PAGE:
Surprise! Your Strawberries are Moldy

Grey mold on strawberries

Gray mold on strawberries

Consumers sometimes buy picture-perfect strawberries only to find them covered in mold after a few days. The cause: the gray mold fungus which infects the berries in the field but which remains symptomless until the fruit ripens. The fungus produces a velvety gray growth on the surface of the berry. Gray mold spreads in shipping containers when the fungus grows from a rotting berry to an adjacent healthy fruit. 100% of US strawberry acres are estimated to be infected with the gray mold fungus. Widespread infections are prevented with fungicide treatments.

“Gray mold is one of the most economically important diseases of cultivated strawberry (Fragaria × ananassa), and a significant threat to the United States’ $2.4 billion strawberry crop… Crop losses resulting from gray mold disease are especially severe under moist weather conditions, and occur not only during the crop growing season but also after harvest and during storage and transit.

The control of gray mold in commercial strawberry fields is largely dependent on the application of fungicides during bloom and fruit maturation.”

Authors: Grabke, A., et al.
Affiliation: Clemson University.
Title: Fenhexamid resistance in Botrytis cinerea from strawberry fields in the Carolinas is associated with four target gene mutations.
Source: Plant Disease. 2013. 97[2]:271-276.

Michigan Tart Cherry Orchards Rely On Fungicide Protection Every Year

Cherry Leaf Spot Infection

Cherry Leaf Spot Infection

Michigan is the leading producer of tart cherries in the United States, with annual yields of 90.9-127.3 million kg, which represents approximately 75% of the total US production.

Leaf spot is the most important fungal disease of cherry trees in Michigan. The appearance of numerous spots on the leaf is usually followed by rapid yellowing and dropping. In experiments, it has been demonstrated that poor control of leaf spot can result in 72% of the tree branches dying during the winter months.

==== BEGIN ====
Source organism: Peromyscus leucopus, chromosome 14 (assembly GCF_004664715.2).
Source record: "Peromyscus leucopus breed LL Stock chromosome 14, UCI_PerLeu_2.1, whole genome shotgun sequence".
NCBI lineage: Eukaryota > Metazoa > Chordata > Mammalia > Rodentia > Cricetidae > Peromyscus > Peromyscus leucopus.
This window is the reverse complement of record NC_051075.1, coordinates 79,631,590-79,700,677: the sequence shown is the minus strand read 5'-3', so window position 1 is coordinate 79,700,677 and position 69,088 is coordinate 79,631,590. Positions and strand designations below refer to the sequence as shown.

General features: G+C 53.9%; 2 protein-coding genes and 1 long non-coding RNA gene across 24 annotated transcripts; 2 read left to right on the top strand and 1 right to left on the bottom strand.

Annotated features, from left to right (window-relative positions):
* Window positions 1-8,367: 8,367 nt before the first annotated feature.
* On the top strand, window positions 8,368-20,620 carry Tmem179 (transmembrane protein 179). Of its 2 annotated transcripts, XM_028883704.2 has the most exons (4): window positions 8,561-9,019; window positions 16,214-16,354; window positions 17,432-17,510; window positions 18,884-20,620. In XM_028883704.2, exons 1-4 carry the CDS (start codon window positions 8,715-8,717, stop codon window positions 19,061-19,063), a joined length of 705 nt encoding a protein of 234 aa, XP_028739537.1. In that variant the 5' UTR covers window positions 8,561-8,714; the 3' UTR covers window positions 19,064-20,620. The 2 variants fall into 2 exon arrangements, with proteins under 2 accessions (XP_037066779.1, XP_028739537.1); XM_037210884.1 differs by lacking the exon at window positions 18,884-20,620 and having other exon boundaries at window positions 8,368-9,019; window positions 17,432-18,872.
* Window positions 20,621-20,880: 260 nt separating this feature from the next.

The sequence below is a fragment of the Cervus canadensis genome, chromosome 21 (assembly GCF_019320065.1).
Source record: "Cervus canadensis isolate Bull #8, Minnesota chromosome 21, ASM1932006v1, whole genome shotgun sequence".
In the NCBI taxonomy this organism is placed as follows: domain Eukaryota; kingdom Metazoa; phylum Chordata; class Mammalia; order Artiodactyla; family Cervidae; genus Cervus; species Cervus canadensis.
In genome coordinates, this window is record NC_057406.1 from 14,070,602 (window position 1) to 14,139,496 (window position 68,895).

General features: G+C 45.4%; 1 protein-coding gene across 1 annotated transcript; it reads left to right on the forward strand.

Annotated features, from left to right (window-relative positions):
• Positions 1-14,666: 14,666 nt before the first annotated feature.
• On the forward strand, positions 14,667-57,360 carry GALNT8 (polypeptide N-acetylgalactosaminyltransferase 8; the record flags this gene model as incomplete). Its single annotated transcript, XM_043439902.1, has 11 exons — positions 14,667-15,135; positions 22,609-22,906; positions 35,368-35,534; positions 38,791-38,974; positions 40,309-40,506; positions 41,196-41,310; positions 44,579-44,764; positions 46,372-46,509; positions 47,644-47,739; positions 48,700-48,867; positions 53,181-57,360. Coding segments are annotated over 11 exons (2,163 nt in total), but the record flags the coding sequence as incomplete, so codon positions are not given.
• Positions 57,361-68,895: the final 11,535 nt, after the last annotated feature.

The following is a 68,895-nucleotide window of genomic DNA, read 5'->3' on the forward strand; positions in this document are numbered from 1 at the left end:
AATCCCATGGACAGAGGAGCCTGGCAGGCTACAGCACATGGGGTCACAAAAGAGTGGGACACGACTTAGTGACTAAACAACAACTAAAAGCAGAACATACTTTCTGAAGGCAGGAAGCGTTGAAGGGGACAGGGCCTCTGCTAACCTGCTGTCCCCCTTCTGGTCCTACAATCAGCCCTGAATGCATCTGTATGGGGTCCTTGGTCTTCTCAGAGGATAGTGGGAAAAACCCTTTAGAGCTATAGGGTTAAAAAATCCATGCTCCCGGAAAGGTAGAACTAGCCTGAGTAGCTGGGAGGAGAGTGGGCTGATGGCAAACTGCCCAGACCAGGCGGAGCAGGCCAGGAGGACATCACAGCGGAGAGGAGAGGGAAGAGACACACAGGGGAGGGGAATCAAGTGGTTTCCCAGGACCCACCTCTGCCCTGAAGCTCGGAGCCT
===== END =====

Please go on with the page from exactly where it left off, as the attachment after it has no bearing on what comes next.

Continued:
“Cherry leaf spot (CLS) is the most damaging pathogen of tart (sour) cherry trees. All commercial tart cherry cultivars grown in the Great Lakes region of the United States are susceptible to CLS, including the widely grown cultivar Montmorency, which accounts for more than 90% of the tart cherry acreage in Michigan. Left unmanaged, CLS infection causes significant defoliation by mid-summer, resulting in fruit that is unevenly ripened, soft, poorly colored and low in soluble solids. Early defoliation also delays acclimation of fruit buds and wood to cold temperatures in the fall, increases tree mortality during severe winters and reduces fruit bud survival and fruit set the following year.

The almost complete reliance of the tart cherry industry on the cultivar Montmorency has driven a strict dependence on fungicides for disease management. Typically, 6-8 fungicide applications per year are required, beginning at petal fall and continuing through to late summer after harvest.”

Author: Proffer, T. J., et al.